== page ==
We’re all familiar with stories about today’s most common business challenges – vigorous competition, digital disruption, empowered customers, and changing social norms. But, while nearly every business leader faces these challenges, only a select few are really thinking and doing things differently than their competitors.
In the CRM world, these are our Mavericks. Their stories and how they’re using CRM for business transformation give us insight that we’re delighted to share with others who are keen to challenge the status quo.
We recently looked into how Mavericks weigh CRM pros and cons to make this critical decision. The guide we produced is called “Avoid CRM regrets: learn from the Mavericks.” A few key things came through:
Mavericks don’t just build for today
Today’s challenges quickly turn into yesterday’s achievements. Mavericks keep their sights on how things might change even though they have urgent problems to solve right now. The old business saying of, “We don’t know what we don’t know yet!” is true, but it’s also an excuse not to think ahead. It’s not a complicated concept but it does require some bravery: Mavericks prepare for inevitable change with open thinking and open technologies.
Mavericks don’t compromise for technology
Most technologies have limitations. Many are not obvious at the initial decision-making stage but become clear as needs change – sadly, often not very far into a long-term contract. Mavericks look ahead to understand what limitations might become an issue over time and plan to avoid painful compromises.
Mavericks set their own pace
Pace varies from one organization to another. Mavericks want to decide on the right pace of change for their technology landscape. They want to evolve when there’s a good reason, rather than being forced to upgrade frequently on vendor schedules which can cause disruption, new risk and – let’s face it – irritation.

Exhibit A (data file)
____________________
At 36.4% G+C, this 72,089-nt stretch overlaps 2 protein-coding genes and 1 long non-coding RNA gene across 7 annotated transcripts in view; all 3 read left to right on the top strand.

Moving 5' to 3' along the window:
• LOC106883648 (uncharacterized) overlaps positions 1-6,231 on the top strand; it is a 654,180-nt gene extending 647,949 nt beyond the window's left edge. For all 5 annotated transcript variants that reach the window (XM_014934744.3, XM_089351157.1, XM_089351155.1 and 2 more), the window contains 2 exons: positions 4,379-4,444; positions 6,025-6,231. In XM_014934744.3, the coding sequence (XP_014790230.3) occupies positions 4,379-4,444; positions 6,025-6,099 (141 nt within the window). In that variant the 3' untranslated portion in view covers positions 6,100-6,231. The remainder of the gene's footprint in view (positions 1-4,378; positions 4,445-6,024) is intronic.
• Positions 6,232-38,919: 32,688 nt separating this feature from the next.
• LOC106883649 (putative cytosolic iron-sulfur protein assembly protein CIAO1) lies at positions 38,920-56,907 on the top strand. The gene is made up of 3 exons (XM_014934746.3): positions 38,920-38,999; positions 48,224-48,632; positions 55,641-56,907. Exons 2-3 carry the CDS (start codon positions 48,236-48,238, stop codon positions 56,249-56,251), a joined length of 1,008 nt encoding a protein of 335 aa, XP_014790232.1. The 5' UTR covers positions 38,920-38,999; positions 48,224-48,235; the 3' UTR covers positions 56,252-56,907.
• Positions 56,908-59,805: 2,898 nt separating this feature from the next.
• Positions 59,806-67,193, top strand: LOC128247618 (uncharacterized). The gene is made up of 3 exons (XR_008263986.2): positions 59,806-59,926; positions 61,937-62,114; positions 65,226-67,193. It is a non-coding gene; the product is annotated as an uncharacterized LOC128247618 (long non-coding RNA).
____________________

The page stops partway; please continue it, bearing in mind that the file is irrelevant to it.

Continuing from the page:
Mavericks value uniqueness
One-size-fits-all is something we don’t hear Mavericks talk about in a positive light. Out-of-the-box functionality is valuable to a point, but flexibility and customization are factors that all our Mavericks value highly. CRM should fit snugly with the organization and evolve with it – it’s a business platform that needs to integrate openly with other systems and provide fertile ground for all the business ideas yet to come.
Agility depends on self-questioning
Anyone who thinks they have all the answers is probably a genius, or deluded, or perhaps both. Mavericks know the future will present new complex problems, so again it’s critical to keep an open mind and keep asking questions.
Mavericks don’t want to be penalized for our success
It might be initially satisfying to sign up to a simple ‘per-user’ CRM solution, but Mavericks know about the hidden fees that surface down the road for things like integrating more, accessing advanced features and storing data. These unexpected costs inevitably arise when an organization gets its teeth into CRM – which is the whole point.
Mavericks know our own people are a key challenge
If people don’t use CRM, it will fail. Mavericks pay attention to the human side of CRM implementation, not just the technology. They want the flexibility to build CRM around their users, and they also tend to invest in strategies and support for cultural change.
Mavericks choose the open, agile solution
SugarCRM is the choice for Mavericks. It’s the enabler for sophisticated, customer-centric CRM and it’s designed for what proprietary solutions shy away from: change. Sugar can be easily shaped to fit around the organization and its customers, and very importantly its users – which means adoption, which means success.
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